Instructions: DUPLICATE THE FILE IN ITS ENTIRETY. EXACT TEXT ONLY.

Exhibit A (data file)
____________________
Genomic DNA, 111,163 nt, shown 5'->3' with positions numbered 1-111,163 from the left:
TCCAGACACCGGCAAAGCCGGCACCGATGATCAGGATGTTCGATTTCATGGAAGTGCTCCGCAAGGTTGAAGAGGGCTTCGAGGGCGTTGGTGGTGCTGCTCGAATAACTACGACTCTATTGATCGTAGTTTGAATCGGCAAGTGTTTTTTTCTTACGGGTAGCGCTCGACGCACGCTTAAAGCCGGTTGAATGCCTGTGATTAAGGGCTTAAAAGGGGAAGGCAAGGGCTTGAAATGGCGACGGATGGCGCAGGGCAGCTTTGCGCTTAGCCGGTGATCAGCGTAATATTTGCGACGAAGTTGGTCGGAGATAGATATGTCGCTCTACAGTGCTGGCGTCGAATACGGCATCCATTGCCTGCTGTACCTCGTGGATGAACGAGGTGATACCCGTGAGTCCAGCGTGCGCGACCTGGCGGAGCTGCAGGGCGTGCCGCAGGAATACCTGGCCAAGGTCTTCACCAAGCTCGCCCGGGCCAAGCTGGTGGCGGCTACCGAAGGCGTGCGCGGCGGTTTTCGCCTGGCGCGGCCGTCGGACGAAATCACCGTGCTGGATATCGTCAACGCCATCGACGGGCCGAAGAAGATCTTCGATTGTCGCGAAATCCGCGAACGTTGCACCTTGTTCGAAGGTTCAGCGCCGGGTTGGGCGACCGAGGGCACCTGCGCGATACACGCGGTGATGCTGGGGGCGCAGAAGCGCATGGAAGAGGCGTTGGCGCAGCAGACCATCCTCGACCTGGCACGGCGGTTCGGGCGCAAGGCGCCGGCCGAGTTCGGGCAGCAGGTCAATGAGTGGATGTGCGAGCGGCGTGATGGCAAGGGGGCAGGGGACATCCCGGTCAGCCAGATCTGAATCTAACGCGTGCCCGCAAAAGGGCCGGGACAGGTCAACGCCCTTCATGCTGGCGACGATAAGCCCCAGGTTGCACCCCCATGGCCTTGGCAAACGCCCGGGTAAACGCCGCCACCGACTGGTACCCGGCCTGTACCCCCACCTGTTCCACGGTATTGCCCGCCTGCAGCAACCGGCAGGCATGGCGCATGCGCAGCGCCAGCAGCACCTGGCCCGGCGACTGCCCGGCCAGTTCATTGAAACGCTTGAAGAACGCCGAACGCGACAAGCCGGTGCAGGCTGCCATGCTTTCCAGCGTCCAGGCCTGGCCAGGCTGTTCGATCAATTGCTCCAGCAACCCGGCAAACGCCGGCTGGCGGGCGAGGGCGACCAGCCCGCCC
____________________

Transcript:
Genomic DNA, 111,163 nt, shown 5'->3' with positions numbered 1-111,163 from the left:
TCCAGACACCGGCAAAGCCGGCACCGATGATCAGGATGTTCGATTTCATGGAAGTGCTCCGCAAGGTTGAAGAGGGCTTCGAGGGCGTTGGTGGTGCTGCTCGAATAACTACGACTCTATTGATCGTAGTTTGAATCGGCAAGTGTTTTTTTCTTACGGGTAGCGCTCGACGCACGCTTAAAGCCGGTTGAATGCCTGTGATTAAGGGCTTAAAAGGGGAAGGCAAGGGCTTGAAATGGCGACGGATGGCGCAGGGCAGCTTTGCGCTTAGCCGGTGATCAGCGTAATATTTGCGACGAAGTTGGTCGGAGATAGATATGTCGCTCTACAGTGCTGGCGTCGAATACGGCATCCATTGCCTGCTGTACCTCGTGGATGAACGAGGTGATACCCGTGAGTCCAGCGTGCGCGACCTGGCGGAGCTGCAGGGCGTGCCGCAGGAATACCTGGCCAAGGTCTTCACCAAGCTCGCCCGGGCCAAGCTGGTGGCGGCTACCGAAGGCGTGCGCGGCGGTTTTCGCCTGGCGCGGCCGTCGGACGAAATCACCGTGCTGGATATCGTCAACGCCATCGACGGGCCGAAGAAGATCTTCGATTGTCGCGAAATCCGCGAACGTTGCACCTTGTTCGAAGGTTCAGCGCCGGGTTGGGCGACCGAGGGCACCTGCGCGATACACGCGGTGATGCTGGGGGCGCAGAAGCGCATGGAAGAGGCGTTGGCGCAGCAGACCATCCTCGACCTGGCACGGCGGTTCGGGCGCAAGGCGCCGGCCGAGTTCGGGCAGCAGGTCAATGAGTGGATGTGCGAGCGGCGTGATGGCAAGGGGGCAGGGGACATCCCGGTCAGCCAGATCTGAATCTAACGCGTGCCCGCAAAAGGGCCGGGACAGGTCAACGCCCTTCATGCTGGCGACGATAAGCCCCAGGTTGCACCCCCATGGCCTTGGCAAACGCCCGGGTAAACGCCGCCACCGACTGGTACCCGGCCTGTACCCCCACCTGTTCCACGGTATTGCCCGCCTGCAGCAACCGGCAGGCATGGCGCATGCGCAGCGCCAGCAGCACCTGGCCCGGCGACTGCCCGGCCAGTTCATTGAAACGCTTGAAGAACGCCGAACGCGACAAGCCGGTGCAGGCTGCCATGCTTTCCAGCGTCCAGGCCTGGCCAGGCTGTTCGATCAATTGCTCCAGCAACCCGGCAAACGCCGGCTGGCGGGCGAGGGCGACCAGCCCGCCC